There is nothing that rings more true for a single mom.
I chose to be a single mom. When I wasn't married at 34 - and there were no prospects on the horizon - I decided I would go ahead and have a kid using a sperm donor. I also knew I would be on my own raising my child and I decided early on that my journey would embrace anyone who wanted to participate.
The Power of We
The Power of Wewas a promise my old college roommate, Sandra, made when she jumped in and helped me when Katie got colicky. She'd walk in to check on my around 6pm every day and I could walk out and get some fresh air and a break. Thirteen years later Sandra is still very involved in Katie's life providing a welcome respite from a driving mother (me) offering different energy and an fantastic extended family (she's Creole with six sisters and a zillion relatives).
The Power of We
The Power of Weis just another way of saying "It Takes a Village" and anyone who has raised a child knows you really, truly don't do it alone. It takes an orchestra of teachers, coaches, friends, family, and so many more that provide guidance, direction, inspiration and correction to both you and your child as they grow.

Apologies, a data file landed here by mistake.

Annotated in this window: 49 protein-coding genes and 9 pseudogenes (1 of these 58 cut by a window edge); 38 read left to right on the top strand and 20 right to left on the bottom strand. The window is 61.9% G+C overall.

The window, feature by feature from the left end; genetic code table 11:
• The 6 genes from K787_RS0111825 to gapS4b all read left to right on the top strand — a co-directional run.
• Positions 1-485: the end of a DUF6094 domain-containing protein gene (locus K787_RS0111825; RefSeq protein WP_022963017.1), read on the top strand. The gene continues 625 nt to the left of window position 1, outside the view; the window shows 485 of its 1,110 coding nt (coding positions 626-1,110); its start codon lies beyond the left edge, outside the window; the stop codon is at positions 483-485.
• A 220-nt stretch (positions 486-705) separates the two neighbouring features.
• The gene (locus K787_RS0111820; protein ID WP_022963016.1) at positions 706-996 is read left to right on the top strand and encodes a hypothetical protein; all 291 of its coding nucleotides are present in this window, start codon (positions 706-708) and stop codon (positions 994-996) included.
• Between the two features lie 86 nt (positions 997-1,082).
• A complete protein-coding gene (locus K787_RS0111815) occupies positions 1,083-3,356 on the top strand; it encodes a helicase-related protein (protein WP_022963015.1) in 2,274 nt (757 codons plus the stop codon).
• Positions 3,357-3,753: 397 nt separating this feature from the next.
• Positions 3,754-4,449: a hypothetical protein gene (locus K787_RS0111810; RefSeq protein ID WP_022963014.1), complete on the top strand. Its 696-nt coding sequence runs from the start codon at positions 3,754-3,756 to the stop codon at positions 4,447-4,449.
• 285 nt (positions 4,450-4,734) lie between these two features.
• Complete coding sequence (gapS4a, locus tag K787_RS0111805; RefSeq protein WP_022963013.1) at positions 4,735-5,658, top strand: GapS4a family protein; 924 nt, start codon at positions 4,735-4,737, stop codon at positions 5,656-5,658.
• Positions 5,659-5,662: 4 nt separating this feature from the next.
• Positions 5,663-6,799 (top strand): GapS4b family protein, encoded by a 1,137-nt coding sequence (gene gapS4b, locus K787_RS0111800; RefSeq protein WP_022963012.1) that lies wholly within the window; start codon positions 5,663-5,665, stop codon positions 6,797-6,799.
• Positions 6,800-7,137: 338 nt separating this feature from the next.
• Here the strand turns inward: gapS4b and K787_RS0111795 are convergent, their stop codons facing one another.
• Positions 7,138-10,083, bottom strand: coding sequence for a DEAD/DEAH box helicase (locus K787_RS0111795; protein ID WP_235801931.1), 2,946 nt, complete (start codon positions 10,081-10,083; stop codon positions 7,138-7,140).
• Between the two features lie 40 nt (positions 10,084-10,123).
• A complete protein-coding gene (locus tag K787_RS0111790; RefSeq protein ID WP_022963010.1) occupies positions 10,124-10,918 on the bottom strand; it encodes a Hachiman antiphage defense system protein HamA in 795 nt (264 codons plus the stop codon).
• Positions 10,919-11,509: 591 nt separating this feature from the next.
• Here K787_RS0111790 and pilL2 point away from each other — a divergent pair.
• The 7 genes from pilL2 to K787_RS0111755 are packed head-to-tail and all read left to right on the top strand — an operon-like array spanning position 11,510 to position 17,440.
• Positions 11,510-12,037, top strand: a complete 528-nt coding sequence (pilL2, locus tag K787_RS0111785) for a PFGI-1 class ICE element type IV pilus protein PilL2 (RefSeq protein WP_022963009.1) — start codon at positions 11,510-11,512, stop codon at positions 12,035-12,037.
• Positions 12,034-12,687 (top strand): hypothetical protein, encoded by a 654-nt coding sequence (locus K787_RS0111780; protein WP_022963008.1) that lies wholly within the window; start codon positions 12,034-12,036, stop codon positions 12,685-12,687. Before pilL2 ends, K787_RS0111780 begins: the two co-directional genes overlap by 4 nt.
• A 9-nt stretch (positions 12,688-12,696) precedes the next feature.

The Power of We is what I teach Katie now that she's old enough to start giving back. It started with her friends and teaching her how to listen and offer support and help. It moved into taking action in the community with Girl Scouts and the Second Harvest Food Bank. And now I am seeing her consider "the greater good" as she thinks through ideas for her science project or thinks about what she might want to do with her life.
In a world where so many want to emphasize individual achievement and rugged individualism, I believe The Power of We is our hope for the future. Not to sound too "Obama" about this, I truly wouldn't be where I am today without the support of my family, friends and community.
That is The Power of We.
*Interesting, I did RIE with Katie nearly 12 years ago and loved it. I always told Katie what I was going to do with her before I did it and I still do it today. Even as an adult, there's nothing I hate more than one someone tries to make me do something without a heads-up. No wonder kids always scream when someone shoves a Kleenex in their face without warning! In searching for a link to REI now, I see that somewhere mid-2000's, it became a "fad." Whatever you read, know you can adapt REI to fit what works for you. It's the intentions that are meaningful.